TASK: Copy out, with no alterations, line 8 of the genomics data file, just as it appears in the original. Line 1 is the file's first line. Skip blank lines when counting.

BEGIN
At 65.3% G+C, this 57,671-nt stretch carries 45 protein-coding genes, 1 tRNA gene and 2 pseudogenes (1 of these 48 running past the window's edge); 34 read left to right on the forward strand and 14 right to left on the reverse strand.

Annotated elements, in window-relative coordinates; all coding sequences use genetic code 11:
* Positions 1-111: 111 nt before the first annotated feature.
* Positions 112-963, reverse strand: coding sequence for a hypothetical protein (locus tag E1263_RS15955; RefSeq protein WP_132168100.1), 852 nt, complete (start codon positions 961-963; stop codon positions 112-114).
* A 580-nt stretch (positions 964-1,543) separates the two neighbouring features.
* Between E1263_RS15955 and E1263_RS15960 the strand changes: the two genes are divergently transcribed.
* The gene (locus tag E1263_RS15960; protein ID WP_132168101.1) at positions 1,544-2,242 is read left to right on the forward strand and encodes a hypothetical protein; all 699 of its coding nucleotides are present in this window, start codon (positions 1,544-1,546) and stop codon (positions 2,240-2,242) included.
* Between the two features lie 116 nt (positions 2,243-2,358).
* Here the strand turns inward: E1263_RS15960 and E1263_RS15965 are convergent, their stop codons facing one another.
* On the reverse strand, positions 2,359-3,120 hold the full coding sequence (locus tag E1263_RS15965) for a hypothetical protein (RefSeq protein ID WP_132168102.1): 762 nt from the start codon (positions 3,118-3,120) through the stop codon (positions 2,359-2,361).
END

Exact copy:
* Between the two features lie 116 nt (positions 2,243-2,358).